Meryl Davis, Charlie White

Gold, Davis/White lead after short programs at U.S. International Figure Skating Classic

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Gracie Gold fell, but so did the other top Americans in the women’s short program at the U.S. International Figure Skating Classic.

Gold, 18, the U.S. silver medalist, scored a 58.49, good enough for a two-point lead despite losing her landing on a double axel and looking a little off on triple jumps.

“I think that I fought for the jumps, but I don’t feel like I had to fight for any of the spins,” Gold said, according to the U.S. Figure Skating Association. “I think I was just pretty nervous today.”

She leads over U.S. bronze medalist Agnes Zawadzki, who fell on a planned triple-triple combination at the start of her skate. Zawadzki scored a 56.27 (full results below). The free skate is Saturday at 5 p.m. ET.

Ice dancing also began Friday. Reigning Olympic silver medalists and world champions Meryl Davis and Charlie White posted their highest short dance score at a season-opening event, a 73.67.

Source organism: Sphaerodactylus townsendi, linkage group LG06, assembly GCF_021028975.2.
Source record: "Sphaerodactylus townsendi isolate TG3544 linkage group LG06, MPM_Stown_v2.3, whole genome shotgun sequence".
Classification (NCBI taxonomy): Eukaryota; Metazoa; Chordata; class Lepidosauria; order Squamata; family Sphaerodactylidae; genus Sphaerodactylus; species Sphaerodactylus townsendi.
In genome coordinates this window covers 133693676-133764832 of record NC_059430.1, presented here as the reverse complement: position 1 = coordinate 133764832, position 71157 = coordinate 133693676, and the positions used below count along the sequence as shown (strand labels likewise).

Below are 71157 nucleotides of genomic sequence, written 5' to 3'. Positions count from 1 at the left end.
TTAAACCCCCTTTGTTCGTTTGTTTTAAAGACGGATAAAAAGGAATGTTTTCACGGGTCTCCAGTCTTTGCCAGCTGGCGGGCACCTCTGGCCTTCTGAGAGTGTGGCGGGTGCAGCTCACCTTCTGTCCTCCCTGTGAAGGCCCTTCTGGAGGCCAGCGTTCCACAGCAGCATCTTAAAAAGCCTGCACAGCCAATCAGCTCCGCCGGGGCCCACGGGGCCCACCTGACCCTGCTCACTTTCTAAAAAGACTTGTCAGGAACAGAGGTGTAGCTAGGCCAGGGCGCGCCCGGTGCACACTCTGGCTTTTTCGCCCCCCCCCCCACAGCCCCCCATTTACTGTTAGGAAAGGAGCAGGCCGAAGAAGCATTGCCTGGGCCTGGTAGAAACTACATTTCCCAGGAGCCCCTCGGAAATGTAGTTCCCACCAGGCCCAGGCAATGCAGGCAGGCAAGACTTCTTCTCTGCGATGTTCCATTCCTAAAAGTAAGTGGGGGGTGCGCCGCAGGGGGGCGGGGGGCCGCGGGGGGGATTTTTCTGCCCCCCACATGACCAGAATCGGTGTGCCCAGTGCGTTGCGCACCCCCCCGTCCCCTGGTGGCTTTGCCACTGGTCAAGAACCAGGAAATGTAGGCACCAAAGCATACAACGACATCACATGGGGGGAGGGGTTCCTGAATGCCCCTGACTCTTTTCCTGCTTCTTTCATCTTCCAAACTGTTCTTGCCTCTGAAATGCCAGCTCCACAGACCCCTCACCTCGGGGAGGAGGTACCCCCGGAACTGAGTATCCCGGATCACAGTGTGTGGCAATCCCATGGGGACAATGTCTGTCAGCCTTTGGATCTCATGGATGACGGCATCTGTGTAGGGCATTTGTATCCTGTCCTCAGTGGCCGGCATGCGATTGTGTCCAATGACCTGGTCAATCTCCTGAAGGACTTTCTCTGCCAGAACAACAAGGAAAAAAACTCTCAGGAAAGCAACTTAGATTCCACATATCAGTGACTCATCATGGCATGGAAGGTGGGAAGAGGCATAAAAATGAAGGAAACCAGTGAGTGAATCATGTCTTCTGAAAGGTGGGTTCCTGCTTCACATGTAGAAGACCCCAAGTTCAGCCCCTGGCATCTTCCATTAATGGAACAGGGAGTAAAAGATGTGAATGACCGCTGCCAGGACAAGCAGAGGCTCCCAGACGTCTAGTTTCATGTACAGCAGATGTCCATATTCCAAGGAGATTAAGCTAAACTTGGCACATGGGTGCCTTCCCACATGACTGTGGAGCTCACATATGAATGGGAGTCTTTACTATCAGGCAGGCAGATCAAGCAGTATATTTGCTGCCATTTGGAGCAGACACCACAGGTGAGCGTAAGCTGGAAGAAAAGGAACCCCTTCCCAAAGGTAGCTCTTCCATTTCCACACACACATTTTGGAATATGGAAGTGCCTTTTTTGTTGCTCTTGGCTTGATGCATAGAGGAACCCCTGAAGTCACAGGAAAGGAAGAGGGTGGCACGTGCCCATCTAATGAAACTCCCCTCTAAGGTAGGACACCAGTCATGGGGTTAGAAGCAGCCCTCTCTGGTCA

The pairs and men’s free skates were scheduled for later Friday.

In the women’s short program, Americans Courtney Hicks and Samantha Cesario, making their senior international debuts, scored 54.80 and 47.91, respectively, for third and fifth place. Both had trouble with triple-triple combinations and double axels.

Cesario, U.S. champion Ashley Wagner and Caroline Zhang are entered in Skate America, the first Grand Prix event of the season, Oct. 18-20 in Detroit. The U.S. women will compete for three spots on the Olympic team at nationals in Boston in January.

Ice dancers Davis and White, who skated to music from “My Fair Lady,” lead by a comfortable 11 points over Canadians Kaitlyn Weaver and Andrew Poje going into Saturday’s free dance (8 p.m. ET). Weaver and Poje were fifth at the World Championships in March.

“It’s still really early in the season, and we can’t go out there kind of on autopilot like we can later in the season and just enjoy the process,” Davis said. “We really have to think through everything, which is OK.”

Women
1. Gracie Gold (USA) 58.49
2. Agnes Zawadzki (USA) 56.27
3. Courtney Hicks (USA) 54.80
4. Amelie Lacosta (CAN) 50.94
5. Samantha Cesario (USA) 47.91
6. Sandy Hoffman (GER) 44.31
7. Melanie Yuung-Hui Chang (TPE) 41.62
8. Chelsea Chiappa (HUN) 35.17